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Battle Royale Is Here To Stay

by Andrew Reiner on Jan 07, 2019 at 01:07 PM

With over 200 million registered players, Fortnite is one of the most successful video games to date. You can't escape it. The fervor of the player base has transformed it into a pop-culture phenomenon. An entire generation of kids is using it to learn dance moves, Saturday Night Live did a skit on it, store shelves are filled with stuffed llamas, Ninja was featured on the cover of ESPN The Magazine, and the game is the centerpiece of conversation for some athletes like Los Angeles Lakers' guard Josh Hart. Heck, even Ted Danson is learning how to floss.

The immense popularity of the game has taken many people by surprise. Like most things that find success, people often go to the extremes when trying to describe what will happen next. One popular theory is that the battle royale genre is the "flavor of the week," or I guess we should say the "flavor of the year" since it dominated in 2018. I understand people's thinking that the battle royale bubble will eventually burst, but seeing millions of players suddenly vanish from Fortnite, PlayerUnknown's Battlegrounds (PUBG for short), and Call of Duty: Black Ops 4 seems unlikely. To be fair, however, the flavor of the week billing has taken us by surprise before. We've seen games and entire genres with healthy player bases go belly up rather quickly. Music games like Rock Band and Guitar Hero were the hottest thing in games at one point, but players moved away from them in herds, and the genre collapsed. The plastic guitars in our closets serve as a reminder that not everything can last forever.

Fortnite's absurd levels of popularity put it in a unique position. We don't often see games rise to this level of success and break into pop culture in such a profound way. Pac-Man was there once. Minecraft had kids digging tunnels on every device known to man. Nintendo's familiar faces (especially the moustached one) have become synonymous with gaming after decades of dominance. Fortnite is the next big thing for games, and it won't be going away any time soon.

I'm not here to make any grand declarations of where Fortnite will end up, and I don't have any stats that point to how it's trending for the future. The one thing I will say is that it's a different beast in terms of how it is offered and how it encourages its player base to come back. If you really think about it, the entire battle royale genre serves as a creative think tank for each game. Fortnite, PUBG, and Call of Duty are all inspiring and pulling ideas from one another. Given how frequently these games are updated, we've never really seen anything like this, where one game comes up with a great idea, and then it's in the others a month or two later, or one of the other games comes up with something better. These developers are competing and innovating on the fly, and we the gamer are reaping the rewards.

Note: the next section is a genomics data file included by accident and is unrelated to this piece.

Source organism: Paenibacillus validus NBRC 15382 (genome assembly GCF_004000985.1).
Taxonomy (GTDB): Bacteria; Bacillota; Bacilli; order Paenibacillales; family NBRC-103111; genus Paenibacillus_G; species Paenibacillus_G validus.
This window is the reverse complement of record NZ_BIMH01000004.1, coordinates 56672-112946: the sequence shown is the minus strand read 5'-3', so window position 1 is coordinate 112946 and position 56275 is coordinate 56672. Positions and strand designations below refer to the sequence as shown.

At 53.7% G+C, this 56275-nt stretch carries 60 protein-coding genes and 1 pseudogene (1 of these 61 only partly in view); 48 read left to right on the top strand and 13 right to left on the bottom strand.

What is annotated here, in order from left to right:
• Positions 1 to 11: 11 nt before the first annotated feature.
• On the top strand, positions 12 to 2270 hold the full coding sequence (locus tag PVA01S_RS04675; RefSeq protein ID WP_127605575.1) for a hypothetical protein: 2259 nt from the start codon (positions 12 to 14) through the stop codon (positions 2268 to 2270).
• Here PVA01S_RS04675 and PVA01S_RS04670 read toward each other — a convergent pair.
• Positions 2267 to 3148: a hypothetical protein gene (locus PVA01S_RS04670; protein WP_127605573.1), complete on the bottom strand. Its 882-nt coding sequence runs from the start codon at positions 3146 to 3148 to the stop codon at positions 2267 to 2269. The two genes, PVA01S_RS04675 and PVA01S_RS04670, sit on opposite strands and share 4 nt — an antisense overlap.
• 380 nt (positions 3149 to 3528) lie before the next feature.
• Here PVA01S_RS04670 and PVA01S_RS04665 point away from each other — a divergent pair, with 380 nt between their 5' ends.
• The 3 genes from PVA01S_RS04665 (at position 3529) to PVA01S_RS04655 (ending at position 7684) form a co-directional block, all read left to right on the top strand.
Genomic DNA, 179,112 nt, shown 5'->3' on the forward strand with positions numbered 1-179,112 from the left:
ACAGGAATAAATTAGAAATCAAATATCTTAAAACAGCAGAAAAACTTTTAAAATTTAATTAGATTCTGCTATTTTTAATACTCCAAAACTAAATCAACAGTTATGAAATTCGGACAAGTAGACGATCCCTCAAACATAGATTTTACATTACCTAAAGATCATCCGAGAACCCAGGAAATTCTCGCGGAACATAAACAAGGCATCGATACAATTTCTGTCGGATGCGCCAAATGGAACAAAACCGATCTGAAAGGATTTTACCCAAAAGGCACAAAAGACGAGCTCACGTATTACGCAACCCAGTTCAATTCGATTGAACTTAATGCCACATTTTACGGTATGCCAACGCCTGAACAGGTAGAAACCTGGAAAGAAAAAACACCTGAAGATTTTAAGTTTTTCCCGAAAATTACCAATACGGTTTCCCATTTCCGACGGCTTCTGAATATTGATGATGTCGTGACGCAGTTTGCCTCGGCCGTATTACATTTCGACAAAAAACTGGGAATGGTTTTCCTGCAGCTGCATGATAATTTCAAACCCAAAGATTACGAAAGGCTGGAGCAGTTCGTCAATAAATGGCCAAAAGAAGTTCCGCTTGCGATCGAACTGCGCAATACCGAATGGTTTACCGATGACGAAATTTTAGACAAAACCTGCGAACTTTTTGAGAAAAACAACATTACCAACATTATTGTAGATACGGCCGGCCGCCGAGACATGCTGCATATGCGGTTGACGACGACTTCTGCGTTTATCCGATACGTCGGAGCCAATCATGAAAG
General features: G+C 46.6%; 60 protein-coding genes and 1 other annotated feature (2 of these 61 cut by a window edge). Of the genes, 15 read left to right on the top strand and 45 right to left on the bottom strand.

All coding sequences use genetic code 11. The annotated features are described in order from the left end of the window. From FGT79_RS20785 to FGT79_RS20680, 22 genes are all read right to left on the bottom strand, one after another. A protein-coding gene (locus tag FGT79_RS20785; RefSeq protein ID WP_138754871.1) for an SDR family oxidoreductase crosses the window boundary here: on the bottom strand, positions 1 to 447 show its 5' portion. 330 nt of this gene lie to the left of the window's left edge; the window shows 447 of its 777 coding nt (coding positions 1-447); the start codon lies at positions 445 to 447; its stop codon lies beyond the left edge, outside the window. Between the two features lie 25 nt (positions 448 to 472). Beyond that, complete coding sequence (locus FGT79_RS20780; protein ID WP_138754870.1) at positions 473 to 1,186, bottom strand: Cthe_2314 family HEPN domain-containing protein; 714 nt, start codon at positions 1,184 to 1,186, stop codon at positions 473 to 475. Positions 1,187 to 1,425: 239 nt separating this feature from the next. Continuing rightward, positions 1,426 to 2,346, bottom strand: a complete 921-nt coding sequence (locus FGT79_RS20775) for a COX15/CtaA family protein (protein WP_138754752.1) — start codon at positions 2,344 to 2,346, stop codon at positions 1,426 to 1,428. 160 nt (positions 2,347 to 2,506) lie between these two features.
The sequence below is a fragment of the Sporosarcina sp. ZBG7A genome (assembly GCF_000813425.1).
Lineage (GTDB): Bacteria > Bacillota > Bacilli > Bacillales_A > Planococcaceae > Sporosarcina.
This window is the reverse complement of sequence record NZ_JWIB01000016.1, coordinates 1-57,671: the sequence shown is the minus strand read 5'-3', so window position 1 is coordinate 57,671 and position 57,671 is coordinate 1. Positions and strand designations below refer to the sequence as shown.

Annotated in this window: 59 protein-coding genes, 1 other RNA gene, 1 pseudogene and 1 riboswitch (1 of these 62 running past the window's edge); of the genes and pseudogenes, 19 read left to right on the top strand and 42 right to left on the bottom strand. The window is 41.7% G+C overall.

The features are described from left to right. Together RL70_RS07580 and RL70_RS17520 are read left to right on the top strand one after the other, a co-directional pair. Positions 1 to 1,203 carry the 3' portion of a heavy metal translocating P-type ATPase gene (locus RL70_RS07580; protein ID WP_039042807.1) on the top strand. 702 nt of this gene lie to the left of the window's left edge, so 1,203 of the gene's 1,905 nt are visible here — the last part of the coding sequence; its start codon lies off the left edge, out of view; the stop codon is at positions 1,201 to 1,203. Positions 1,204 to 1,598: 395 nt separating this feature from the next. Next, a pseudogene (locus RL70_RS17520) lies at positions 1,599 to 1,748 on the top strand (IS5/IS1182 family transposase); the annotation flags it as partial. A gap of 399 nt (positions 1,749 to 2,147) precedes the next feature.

New content is continually pumped into these games. Whenever you boot one up, you kind of expect to see something new. Fortnite has done a hell of a job of making an event of this wishful thinking. Along with timed seasons promising change, you never know when Fortnite's game world will change. Mid-match, a cosmic event may occur, or a popular destination may be vaporized. Players find themselves saying "I can't believe that just happened," and later asking "Where were you when [some kind of crazy event] happened?" These questions makes players want to be a part of the experience, and may even push them to play more just to be there when something happens. The allure of coming back to something that will be different and new holds just as much weight as the game being damn fun to play.

Will the genre fade over time? Eventually, yes. All things do, right? Before we can even think about that, the question we need to ask is: How big will it get? The games continue to attract new players worldwide, and 2019 looks like it will be another huge year for all of them.

Even if battle royale's numbers eventually fall off of a cliff, I don't think we're looking at another music genre collapse. At its core, battle royale is effectively just another engaging multiplayer mode like capture the flag or team deathmatch. I could see it continuing on as a popular mode in most shooters moving forward.

The thing that excites me most is that battle royale is just getting started. What we're seeing is likely just the tip of the iceberg in terms of what we'll see in future. Those ideas that take years for developers to incubate and perfect haven't been seen yet. Even if you don't enjoy these games, the way they are frequently updated will likely have a huge impact on the entire video game world. Publishers and developers are all about living worlds and games as services and no one is doing it better than battle royale.

Products In This Article



PlayStation 5, Xbox Series X/S, PlayStation 4, Xbox One, Switch, PC, Mac, iOS, Android
Release Date:
July 25, 2017 (PlayStation 4, Xbox One, PC, Mac), 
April 2, 2018 (iOS), 
June 12, 2018 (Switch), 
August 9, 2018 (Android), 
November 10, 2020 (Xbox Series X/S), 
November 12, 2020 (PlayStation 5)
PUBG: Battlegroundscover

PUBG: Battlegrounds

PlayStation 4, Xbox One, Stadia, PC, iOS, Android
Release Date:
December 20, 2017 (PC), 
March 19, 2018 (iOS, Android), 
September 4, 2018 (Xbox One), 
December 7, 2018 (PlayStation 4), 
April 28, 2020 (Stadia)
Call of Duty: Black Ops 4cover

Call of Duty: Black Ops 4

PlayStation 4, Xbox One, PC
Release Date: